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Tackling the Gobi March in China

  What is the Gobi March?

Launched in 2002, the Gobi March is a seven-day, 250km footrace that takes place in northwest China. It is part of the 4 Deserts series, named by TIME magazine in 2010 as the world’s number-one footrace, and one of the world’s top 10 endurance events.

The race is held in the Turpan Basin, which is not only the second-lowest point of land on earth (after the Dead Sea), but the hottest place in China, and the world’s most distant point from an ocean. Temperatures during the event are expected to range from 10 to 45 degrees Celsius.

Thirty countries are expected to be represented in the Gobi March 2011, approximately a third each from North America, Asia and Europe. The UK has the strongest presence in this year’s race. The total number of competitors is kept to a minimum (less than 150 in 2011).

The three other 4 Deserts footraces are held in Chile’s Atacama Desert, the Sahara in Egypt, and Antarctica.


This Sunday, French expats BERTILLE TILLOT and JOACHIM LUMBROSO will be waking up in a tent in the forbidding desert landscape of China’s Xinjiang Uygur Autonomous Region, hefting backpacks onto their shoulders, lacing up their sneakers, and setting out into the heat of the day to run a marathon. And they will be doing this for seven consecutive days.

Some might call it an endurance event or an ultra-marathon; others, madness. Officially, it’s referred to as the Gobi March.

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Why run 250 kilometres in a desert in China? Really, why?
Because it will be a unique experience that allows us to push our limits further, share strong and unforgettable moments with other people, and see wonderful landscapes.

How long have you been running?
About three years, though we only seriously started training in October 2010 when we registered for the upcoming Gobi March. Before that, we’d never run longer than a half-marathon.

It’s all about training, increasing the distance slowly and allowing the body time to get stronger and to adjust. The longest distance we have done so far is 70km. We run about 8km per hour, so that we can last as long as possible. We stop regularly to stretch and enjoy the run.

How are you preparing for the race?
We run three to four times a week, with at least one long-distance run, between 20 and 30km. We try to vary the terrain: Mount Faber for hill-training, MacRitchie for trails, and so on. As the Gobi March is a self-supported race, we have to carry all our gear and food for seven days, so we also train with backpacks.

We work on muscle-strengthening on a daily basis (sit-ups, push-ups, stretching) and do a weekly session with a coach.We also swim twice a week and cycle once a week.  

What about diet?
Diet plays an important part in our training. We haven’t made a lot of changes to our diet yet, but we are increasing carbs and proteins. During training, we usually drink a product called Perpetuem by Hammer Nutrition and we take endurolytes to get enough carbohydrates, sodium and proteins to keep us moving. Weight management is like a bit of alchemy to lose fat and put on muscles; we try our best. A bit of fat is also necessary as a great source of calories.

Diet is another story during the race. As we need to keep our backpacks as light as possible, we can’t just load up with any food we like. We will be burning between 6,000 and 7,000 calories a day, so we are getting help from a nutritionist to plan our diet and optimise every gram of food.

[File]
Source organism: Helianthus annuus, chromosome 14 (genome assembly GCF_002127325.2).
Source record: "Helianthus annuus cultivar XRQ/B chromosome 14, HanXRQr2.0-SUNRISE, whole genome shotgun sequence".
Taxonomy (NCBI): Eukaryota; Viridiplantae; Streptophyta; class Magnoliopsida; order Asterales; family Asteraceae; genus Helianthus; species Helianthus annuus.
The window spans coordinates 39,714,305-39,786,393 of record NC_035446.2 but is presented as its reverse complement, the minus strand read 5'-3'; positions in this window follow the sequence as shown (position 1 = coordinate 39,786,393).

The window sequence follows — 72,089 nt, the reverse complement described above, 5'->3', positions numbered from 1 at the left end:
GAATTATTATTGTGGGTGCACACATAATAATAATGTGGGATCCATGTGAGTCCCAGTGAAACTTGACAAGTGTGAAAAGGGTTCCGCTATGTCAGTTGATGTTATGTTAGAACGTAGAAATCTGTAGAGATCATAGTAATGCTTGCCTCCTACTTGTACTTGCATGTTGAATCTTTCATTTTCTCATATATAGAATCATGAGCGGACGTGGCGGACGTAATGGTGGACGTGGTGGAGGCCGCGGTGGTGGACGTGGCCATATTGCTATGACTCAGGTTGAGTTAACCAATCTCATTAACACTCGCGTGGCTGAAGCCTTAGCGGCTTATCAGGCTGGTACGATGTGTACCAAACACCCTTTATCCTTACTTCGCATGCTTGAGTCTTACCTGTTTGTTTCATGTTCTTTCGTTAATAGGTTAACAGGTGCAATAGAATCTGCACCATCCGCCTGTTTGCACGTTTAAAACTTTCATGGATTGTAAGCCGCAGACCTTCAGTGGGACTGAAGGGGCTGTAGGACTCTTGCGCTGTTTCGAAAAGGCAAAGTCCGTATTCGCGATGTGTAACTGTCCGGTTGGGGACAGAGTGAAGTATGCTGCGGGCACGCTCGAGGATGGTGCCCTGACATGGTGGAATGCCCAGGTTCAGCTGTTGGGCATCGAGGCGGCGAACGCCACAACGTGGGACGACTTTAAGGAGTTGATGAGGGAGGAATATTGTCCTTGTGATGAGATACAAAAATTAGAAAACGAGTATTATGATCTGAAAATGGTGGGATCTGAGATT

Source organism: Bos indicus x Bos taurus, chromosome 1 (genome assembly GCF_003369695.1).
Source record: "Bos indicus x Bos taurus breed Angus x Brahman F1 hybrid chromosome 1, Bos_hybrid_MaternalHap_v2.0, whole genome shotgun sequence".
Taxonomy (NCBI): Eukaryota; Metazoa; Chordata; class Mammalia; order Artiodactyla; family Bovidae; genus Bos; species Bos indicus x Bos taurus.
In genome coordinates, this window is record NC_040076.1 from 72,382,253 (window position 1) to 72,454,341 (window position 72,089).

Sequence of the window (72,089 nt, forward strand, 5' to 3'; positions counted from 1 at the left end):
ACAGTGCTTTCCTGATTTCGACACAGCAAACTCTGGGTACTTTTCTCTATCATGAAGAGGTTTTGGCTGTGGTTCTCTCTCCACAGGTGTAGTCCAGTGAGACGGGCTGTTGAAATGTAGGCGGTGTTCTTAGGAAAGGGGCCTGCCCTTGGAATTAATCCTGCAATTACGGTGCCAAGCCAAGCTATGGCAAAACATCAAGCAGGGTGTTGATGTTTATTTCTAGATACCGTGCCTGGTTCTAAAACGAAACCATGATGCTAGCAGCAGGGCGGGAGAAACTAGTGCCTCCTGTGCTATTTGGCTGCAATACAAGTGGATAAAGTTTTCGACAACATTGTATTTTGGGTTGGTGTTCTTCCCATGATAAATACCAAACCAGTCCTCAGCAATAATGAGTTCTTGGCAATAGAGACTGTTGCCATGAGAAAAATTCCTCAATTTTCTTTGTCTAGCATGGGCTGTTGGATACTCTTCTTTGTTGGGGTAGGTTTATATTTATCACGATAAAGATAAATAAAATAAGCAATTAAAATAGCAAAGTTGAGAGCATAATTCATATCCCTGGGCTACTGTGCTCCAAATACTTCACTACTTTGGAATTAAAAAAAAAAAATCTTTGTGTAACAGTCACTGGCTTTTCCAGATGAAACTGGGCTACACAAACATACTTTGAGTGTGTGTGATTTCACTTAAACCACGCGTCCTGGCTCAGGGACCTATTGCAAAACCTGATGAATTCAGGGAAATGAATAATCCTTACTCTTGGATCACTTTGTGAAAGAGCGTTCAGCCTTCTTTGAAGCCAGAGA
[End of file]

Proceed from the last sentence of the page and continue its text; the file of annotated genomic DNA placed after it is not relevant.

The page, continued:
Are these full-time preparations, or do you also have day-jobs in Singapore?
We’re working full time, so we train in the evening and over the weekend. We are both working for AXA Insurance [Bertille in the Project Team and Joachim in Financial Risk Management]. AXA Healthcare is sponsoring us with an International Exclusive policy, so whatever happens in the remote Gobi Desert we will make it back home safely.

How long have you been here, and what do you like most about it?
We’ve been here since 2007 and 2008 respectively. We love the greenery and the activities available in Singapore; they make life very enjoyable. Singapore is definitely a great place to live.

Tell us a bit about your expectations of the actual race.
Tough, hot and intense! About 140 people from 20 countries will be participating. It will be a great opportunity to mingle with professional athletes and crazy novices like ourselves. We are looking forward to discovering these remote places, experiencing the silence, running on a desert of salt and being surrounded by beautiful nature.

What will be the single most difficult aspect of the race?
We don’t even know! The lack of food, the distance to cover, the weight of our backpacks, potential injuries or blisters – or not showering for seven days?

Heard any memorable stories from previous Gobi March events?
A few competitors got lost at night during the long stage because children of local villages stole the flags marking the race itinerary!

How did you link up with Club Rainbow?
We got in touch with Rajakanth, the director of Club Rainbow. He was very supportive of the project, so we decided to work together. It means a lot to us to support a cause helping kids. Through Gobi March, we are discovering what we are capable of, beyond our known limits and beliefs. In a way, these kids are going through the same challenge every day.

How will you celebrate once you cross the finish line?
We’ve heard they’ll be serving pizza …

Visit Bertille and Joachim online at http://racingthegobi.weebly.com.